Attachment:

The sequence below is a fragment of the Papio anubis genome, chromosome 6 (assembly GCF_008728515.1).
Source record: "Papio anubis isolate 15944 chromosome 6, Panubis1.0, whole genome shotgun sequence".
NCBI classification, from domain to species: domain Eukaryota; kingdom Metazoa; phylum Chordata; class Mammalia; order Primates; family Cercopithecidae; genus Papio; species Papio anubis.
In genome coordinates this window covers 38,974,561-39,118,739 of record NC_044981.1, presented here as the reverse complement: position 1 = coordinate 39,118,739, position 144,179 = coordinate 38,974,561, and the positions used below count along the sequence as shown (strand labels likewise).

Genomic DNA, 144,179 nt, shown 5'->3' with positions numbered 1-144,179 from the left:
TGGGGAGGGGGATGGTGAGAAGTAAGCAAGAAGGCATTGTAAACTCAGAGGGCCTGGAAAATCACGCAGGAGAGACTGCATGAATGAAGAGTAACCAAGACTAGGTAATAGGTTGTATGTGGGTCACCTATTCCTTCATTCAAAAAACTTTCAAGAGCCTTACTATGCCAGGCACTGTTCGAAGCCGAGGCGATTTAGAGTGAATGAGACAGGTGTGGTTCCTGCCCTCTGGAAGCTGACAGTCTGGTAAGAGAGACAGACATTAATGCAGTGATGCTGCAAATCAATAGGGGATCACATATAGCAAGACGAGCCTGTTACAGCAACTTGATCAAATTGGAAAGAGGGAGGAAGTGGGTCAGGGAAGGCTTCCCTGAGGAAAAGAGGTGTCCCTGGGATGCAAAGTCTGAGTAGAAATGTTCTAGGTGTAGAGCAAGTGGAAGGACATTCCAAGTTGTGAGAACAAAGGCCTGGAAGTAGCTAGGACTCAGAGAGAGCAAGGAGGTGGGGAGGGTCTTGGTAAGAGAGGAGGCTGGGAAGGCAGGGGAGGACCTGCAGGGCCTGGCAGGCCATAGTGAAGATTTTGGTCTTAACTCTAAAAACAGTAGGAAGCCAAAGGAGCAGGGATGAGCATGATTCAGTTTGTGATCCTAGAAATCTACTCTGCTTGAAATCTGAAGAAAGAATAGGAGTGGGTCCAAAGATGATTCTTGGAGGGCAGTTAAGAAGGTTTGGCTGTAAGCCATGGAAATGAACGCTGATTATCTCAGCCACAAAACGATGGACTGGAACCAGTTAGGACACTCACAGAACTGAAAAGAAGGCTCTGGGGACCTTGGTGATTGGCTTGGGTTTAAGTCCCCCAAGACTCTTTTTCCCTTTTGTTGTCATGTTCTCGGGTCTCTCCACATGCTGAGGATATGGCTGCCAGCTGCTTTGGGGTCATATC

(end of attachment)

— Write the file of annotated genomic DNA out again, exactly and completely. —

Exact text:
The sequence below is a fragment of the Papio anubis genome, chromosome 6 (assembly GCF_008728515.1).
Source record: "Papio anubis isolate 15944 chromosome 6, Panubis1.0, whole genome shotgun sequence".
NCBI classification, from domain to species: domain Eukaryota; kingdom Metazoa; phylum Chordata; class Mammalia; order Primates; family Cercopithecidae; genus Papio; species Papio anubis.
In genome coordinates this window covers 38,974,561-39,118,739 of record NC_044981.1, presented here as the reverse complement: position 1 = coordinate 39,118,739, position 144,179 = coordinate 38,974,561, and the positions used below count along the sequence as shown (strand labels likewise).

Genomic DNA, 144,179 nt, shown 5'->3' with positions numbered 1-144,179 from the left:
TGGGGAGGGGGATGGTGAGAAGTAAGCAAGAAGGCATTGTAAACTCAGAGGGCCTGGAAAATCACGCAGGAGAGACTGCATGAATGAAGAGTAACCAAGACTAGGTAATAGGTTGTATGTGGGTCACCTATTCCTTCATTCAAAAAACTTTCAAGAGCCTTACTATGCCAGGCACTGTTCGAAGCCGAGGCGATTTAGAGTGAATGAGACAGGTGTGGTTCCTGCCCTCTGGAAGCTGACAGTCTGGTAAGAGAGACAGACATTAATGCAGTGATGCTGCAAATCAATAGGGGATCACATATAGCAAGACGAGCCTGTTACAGCAACTTGATCAAATTGGAAAGAGGGAGGAAGTGGGTCAGGGAAGGCTTCCCTGAGGAAAAGAGGTGTCCCTGGGATGCAAAGTCTGAGTAGAAATGTTCTAGGTGTAGAGCAAGTGGAAGGACATTCCAAGTTGTGAGAACAAAGGCCTGGAAGTAGCTAGGACTCAGAGAGAGCAAGGAGGTGGGGAGGGTCTTGGTAAGAGAGGAGGCTGGGAAGGCAGGGGAGGACCTGCAGGGCCTGGCAGGCCATAGTGAAGATTTTGGTCTTAACTCTAAAAACAGTAGGAAGCCAAAGGAGCAGGGATGAGCATGATTCAGTTTGTGATCCTAGAAATCTACTCTGCTTGAAATCTGAAGAAAGAATAGGAGTGGGTCCAAAGATGATTCTTGGAGGGCAGTTAAGAAGGTTTGGCTGTAAGCCATGGAAATGAACGCTGATTATCTCAGCCACAAAACGATGGACTGGAACCAGTTAGGACACTCACAGAACTGAAAAGAAGGCTCTGGGGACCTTGGTGATTGGCTTGGGTTTAAGTCCCCCAAGACTCTTTTTCCCTTTTGTTGTCATGTTCTCGGGTCTCTCCACATGCTGAGGATATGGCTGCCAGCTGCTTTGGGGTCATATC